Home > TOP STORY > With Ratan Tata’s backing, Ampere bets on revival in India’s e-vehicles market

With Ratan Tata’s backing, Ampere bets on revival in India’s e-vehicles market

VCCIrcle_Ampere_ElectricComing out of an exceptionally bad year for electric vehicles market in India, Coimbatore-headquartered Ampere Vehicles Pvt Ltd feels the worst is behind it.

It has just bagged money and a huge endorsement for the business coming through a personal investment from Ratan Tata, chairman emeritus of Tata Sons and the former head of the conglomerate that created the world’s cheapest car Nano.

The company, which claims to have sold 18,320 electronic vehicles since inception in 2008, is now gunning for 6,000 vehicle sales this year and aims to generate revenue of Rs 14 crore for the year ending March 31, 2016, says founder Hemalatha Annamalai.

Cumulatively, the company has generated Rs 40 crore since establishing operations eight years ago. In this period, it sold around 10,000 e-cycles, 8,000 e-scooters and 320 customised industrial vehicles such as electric load carriers and special purpose vehicles for textile mills.

Hemalatha did not disclose exact figures for 2014-15, which was a tough year for the entire industry. However, the firm is estimated to have sold under 1,200 vehicles last year which means that it is eyeing five-fold growth this year.

So what really caught Tata’s eye?

“April 2015 was the inflection point for the electric vehicle in India but the tipping point will be in the next 12 months. Tata particularly liked how our vehicles empower rural folks at affordable running costs,” Hemalatha said.

In April, the government formally launched the FAME India scheme offering incentives on electric and hybrid vehicles of up to Rs 29,000 for bikes and Rs 138,000 for cars.

FAME India – Faster Adoption and Manufacturing of Hybrid and Electric vehicles in India – is a part of the National Electric Mobility Mission Plan (NEMMP). The scheme envisages Rs 795 crore support in the first two fiscals starting with the current year.

As part of this, the government will reimburse the manufacturers for selling e-vehicle at a cheaper price point to make them more competitive compared with conventional fuel powered vehicles. E-vehicles are otherwise relatively pricier.

Initial statistics seem to indicate that the incentive scheme is working. The electric vehicle industry saw a 25 percent increase in sales for the first quarter ended June 30, data from the Society of Manufacturers of Electric Vehicles (SMEV) shows.


E-vehicle makers sold a total of 5,000 units as compared to 4,000 in the previous sequential quarter, SMEV said.

Ampere, which sells electric vehicles and special purpose vehicles for the differently abled among others, will use the money invested by Tata to scale up operations and expand its talent pool. It sells products under brand names such as Angel, Bobo, Prince and V60 in Tamil Nadu, Karnataka and Andhra Pradesh.

Hemalatha believes that electric vehicles which use lead acid batteries cannot be seen as a replacement to petrol-based vehicles. “E-vehicles are suitable for point to point commuting and we looks to penetrate into the tier two and tier three segments besides catering to farmers in villages who could ideally use these to transport goods and grains. If lithium battery prices were to come down, e‐vehicles would become a good alternative for long distance drives,” she added.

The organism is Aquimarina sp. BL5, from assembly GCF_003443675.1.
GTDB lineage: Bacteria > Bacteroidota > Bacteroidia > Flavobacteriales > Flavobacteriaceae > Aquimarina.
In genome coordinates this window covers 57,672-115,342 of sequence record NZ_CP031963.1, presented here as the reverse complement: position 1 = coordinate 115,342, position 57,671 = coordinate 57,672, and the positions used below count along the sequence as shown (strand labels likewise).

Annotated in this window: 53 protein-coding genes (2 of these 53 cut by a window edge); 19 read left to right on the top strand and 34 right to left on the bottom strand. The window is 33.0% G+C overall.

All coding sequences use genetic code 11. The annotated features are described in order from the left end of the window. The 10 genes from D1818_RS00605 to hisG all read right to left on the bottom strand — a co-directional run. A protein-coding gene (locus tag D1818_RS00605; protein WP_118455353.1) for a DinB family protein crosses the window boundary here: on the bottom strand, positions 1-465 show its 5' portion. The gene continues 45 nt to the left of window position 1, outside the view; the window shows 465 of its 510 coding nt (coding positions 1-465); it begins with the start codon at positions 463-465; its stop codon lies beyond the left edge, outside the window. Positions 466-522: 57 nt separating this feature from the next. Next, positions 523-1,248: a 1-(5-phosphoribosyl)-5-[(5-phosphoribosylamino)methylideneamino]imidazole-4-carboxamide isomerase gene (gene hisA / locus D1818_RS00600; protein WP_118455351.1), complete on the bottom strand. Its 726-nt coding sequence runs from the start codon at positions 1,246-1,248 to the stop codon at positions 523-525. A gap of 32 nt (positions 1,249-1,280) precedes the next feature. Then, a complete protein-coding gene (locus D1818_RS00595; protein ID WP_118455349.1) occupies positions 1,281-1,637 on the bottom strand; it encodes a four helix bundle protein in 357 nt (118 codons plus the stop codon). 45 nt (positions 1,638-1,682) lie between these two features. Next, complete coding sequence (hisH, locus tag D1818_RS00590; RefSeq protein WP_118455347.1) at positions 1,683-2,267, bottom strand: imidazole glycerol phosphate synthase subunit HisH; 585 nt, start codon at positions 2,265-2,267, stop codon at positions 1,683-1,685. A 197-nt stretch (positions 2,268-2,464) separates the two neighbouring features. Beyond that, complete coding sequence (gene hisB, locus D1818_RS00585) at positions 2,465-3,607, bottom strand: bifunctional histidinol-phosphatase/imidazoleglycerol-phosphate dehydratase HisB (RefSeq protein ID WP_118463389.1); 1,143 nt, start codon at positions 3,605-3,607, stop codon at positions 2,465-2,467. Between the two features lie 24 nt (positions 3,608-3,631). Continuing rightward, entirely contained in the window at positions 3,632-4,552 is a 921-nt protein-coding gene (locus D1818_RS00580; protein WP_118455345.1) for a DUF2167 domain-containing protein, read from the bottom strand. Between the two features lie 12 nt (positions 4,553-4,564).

The e-vehicles industry went through a challenging period post 2010. Delay in launching the ambitious NEMMP programme, unveiled two years ago by the previous government, was a major deterrent. NEMMP sought to provide incentives to ensure 6-7 million electric vehicles on Indian roads by 2020. Sales of electric vehicles in the country are estimated to have declined by a fifth to around 16,000 units in the year ended March 31, 2015 over the previous year. It is a far cry from sales milestone of 100,000 units as recently as four years ago.

The range of battery powering the vehicles, and thereby the distance such vehicles can travel at one charge, has always been a problem for e-vehicles. Lack of institutional charging points like the developed markets, also restricted adoption of e-vehicles in the country. Ampere, however, does not see these are major constraints.

“Our chargers can run on standard home-socket (5 Amps socket) just like charging a mobile phone. The power consumption for charging is very low,” said Hemalatha.

However, in a country where power supply itself is a problem, even home powered e-vehicle packs face challenges.

The company says that community based solar charging must be encouraged and developers must provide for this while planning their projects.

‘Prevailing myths’ that e-vehicles have no speed, cannot climb gradients and will stop at the event of a downpour have also hindered sales.

Hemalatha believes that her company’s revenue pattern has been similar to disruptive startups in the Chinese e-bike industry. The Chinese e-bikes industry grew from less than 40,000 units annually in 2000 to 32 million in 2014.

Globally, the bulk of electric two wheeler sales is concentrated in China.

Hemalatha, a computer software engineer from Government College of Technology (Coimbatore) and an MBA from Royal Melbourne Institute of Technology (Australia), started Ampere in 2008. She pooled in personal savings of around Rs 10 crore to kick-start the venture.

In 2013, Ampere had raised about Rs 20 crore from India’s Forum Synergies and Spain’s Axon Capital. Ampere seeks to secure another Rs 20 crore within the next three months to scale up operations. The company has appointed RiverBridge Investment Advisors for this round of funding.

The recent activity in the industry may help its cause. Recently, another electric vehicle startup Ather secured $12 million from Tiger Global.

Add to it the heft of Ratan Tata, funding is the least of the worries for Ampere.